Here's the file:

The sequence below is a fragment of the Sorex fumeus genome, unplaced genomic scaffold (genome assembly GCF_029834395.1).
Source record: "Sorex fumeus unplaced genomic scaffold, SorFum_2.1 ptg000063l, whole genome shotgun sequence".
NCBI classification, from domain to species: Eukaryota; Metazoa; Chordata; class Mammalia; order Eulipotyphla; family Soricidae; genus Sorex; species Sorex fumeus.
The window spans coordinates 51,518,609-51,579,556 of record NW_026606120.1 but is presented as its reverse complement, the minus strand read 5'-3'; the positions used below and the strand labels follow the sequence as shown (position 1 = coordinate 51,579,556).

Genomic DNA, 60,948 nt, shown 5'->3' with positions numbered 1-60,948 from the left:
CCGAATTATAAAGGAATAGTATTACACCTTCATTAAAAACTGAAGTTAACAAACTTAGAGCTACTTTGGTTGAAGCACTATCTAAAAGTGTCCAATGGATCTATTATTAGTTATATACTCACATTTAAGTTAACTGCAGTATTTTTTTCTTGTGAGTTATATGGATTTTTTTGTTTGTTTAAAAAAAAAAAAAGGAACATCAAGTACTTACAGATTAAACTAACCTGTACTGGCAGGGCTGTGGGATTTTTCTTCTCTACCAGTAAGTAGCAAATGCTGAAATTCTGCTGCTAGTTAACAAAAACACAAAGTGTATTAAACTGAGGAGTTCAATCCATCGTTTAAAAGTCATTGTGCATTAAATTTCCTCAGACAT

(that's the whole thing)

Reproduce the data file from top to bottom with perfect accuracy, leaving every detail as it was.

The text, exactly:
The sequence below is a fragment of the Sorex fumeus genome, unplaced genomic scaffold (genome assembly GCF_029834395.1).
Source record: "Sorex fumeus unplaced genomic scaffold, SorFum_2.1 ptg000063l, whole genome shotgun sequence".
NCBI classification, from domain to species: Eukaryota; Metazoa; Chordata; class Mammalia; order Eulipotyphla; family Soricidae; genus Sorex; species Sorex fumeus.
The window spans coordinates 51,518,609-51,579,556 of record NW_026606120.1 but is presented as its reverse complement, the minus strand read 5'-3'; the positions used below and the strand labels follow the sequence as shown (position 1 = coordinate 51,579,556).

Genomic DNA, 60,948 nt, shown 5'->3' with positions numbered 1-60,948 from the left:
CCGAATTATAAAGGAATAGTATTACACCTTCATTAAAAACTGAAGTTAACAAACTTAGAGCTACTTTGGTTGAAGCACTATCTAAAAGTGTCCAATGGATCTATTATTAGTTATATACTCACATTTAAGTTAACTGCAGTATTTTTTTCTTGTGAGTTATATGGATTTTTTTGTTTGTTTAAAAAAAAAAAAAGGAACATCAAGTACTTACAGATTAAACTAACCTGTACTGGCAGGGCTGTGGGATTTTTCTTCTCTACCAGTAAGTAGCAAATGCTGAAATTCTGCTGCTAGTTAACAAAAACACAAAGTGTATTAAACTGAGGAGTTCAATCCATCGTTTAAAAGTCATTGTGCATTAAATTTCCTCAGACAT